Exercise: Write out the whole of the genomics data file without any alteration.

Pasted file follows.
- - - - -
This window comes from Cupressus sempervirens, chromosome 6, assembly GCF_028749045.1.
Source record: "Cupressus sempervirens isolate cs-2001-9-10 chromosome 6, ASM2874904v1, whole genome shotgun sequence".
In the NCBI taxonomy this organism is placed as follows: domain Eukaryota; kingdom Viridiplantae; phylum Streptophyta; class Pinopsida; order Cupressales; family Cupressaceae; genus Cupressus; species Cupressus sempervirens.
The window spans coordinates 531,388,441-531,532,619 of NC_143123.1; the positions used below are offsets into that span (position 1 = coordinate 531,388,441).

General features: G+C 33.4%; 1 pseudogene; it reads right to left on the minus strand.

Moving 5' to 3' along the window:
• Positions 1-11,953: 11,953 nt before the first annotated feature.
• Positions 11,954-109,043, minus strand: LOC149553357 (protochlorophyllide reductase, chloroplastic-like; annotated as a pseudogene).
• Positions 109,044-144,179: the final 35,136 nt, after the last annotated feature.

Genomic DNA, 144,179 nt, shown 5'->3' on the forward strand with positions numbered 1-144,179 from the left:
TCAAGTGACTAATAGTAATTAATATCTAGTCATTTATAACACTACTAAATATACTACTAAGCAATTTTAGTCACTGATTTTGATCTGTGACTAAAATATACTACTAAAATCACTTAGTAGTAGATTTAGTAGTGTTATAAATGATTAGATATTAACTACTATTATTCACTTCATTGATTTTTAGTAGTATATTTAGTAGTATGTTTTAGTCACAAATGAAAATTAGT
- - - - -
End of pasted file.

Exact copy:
This window comes from Cupressus sempervirens, chromosome 6, assembly GCF_028749045.1.
Source record: "Cupressus sempervirens isolate cs-2001-9-10 chromosome 6, ASM2874904v1, whole genome shotgun sequence".
In the NCBI taxonomy this organism is placed as follows: domain Eukaryota; kingdom Viridiplantae; phylum Streptophyta; class Pinopsida; order Cupressales; family Cupressaceae; genus Cupressus; species Cupressus sempervirens.
The window spans coordinates 531,388,441-531,532,619 of NC_143123.1; the positions used below are offsets into that span (position 1 = coordinate 531,388,441).

General features: G+C 33.4%; 1 pseudogene; it reads right to left on the minus strand.

Moving 5' to 3' along the window:
• Positions 1-11,953: 11,953 nt before the first annotated feature.
• Positions 11,954-109,043, minus strand: LOC149553357 (protochlorophyllide reductase, chloroplastic-like; annotated as a pseudogene).
• Positions 109,044-144,179: the final 35,136 nt, after the last annotated feature.

Genomic DNA, 144,179 nt, shown 5'->3' on the forward strand with positions numbered 1-144,179 from the left:
TCAAGTGACTAATAGTAATTAATATCTAGTCATTTATAACACTACTAAATATACTACTAAGCAATTTTAGTCACTGATTTTGATCTGTGACTAAAATATACTACTAAAATCACTTAGTAGTAGATTTAGTAGTGTTATAAATGATTAGATATTAACTACTATTATTCACTTCATTGATTTTTAGTAGTATATTTAGTAGTATGTTTTAGTCACAAATGAAAATTAGT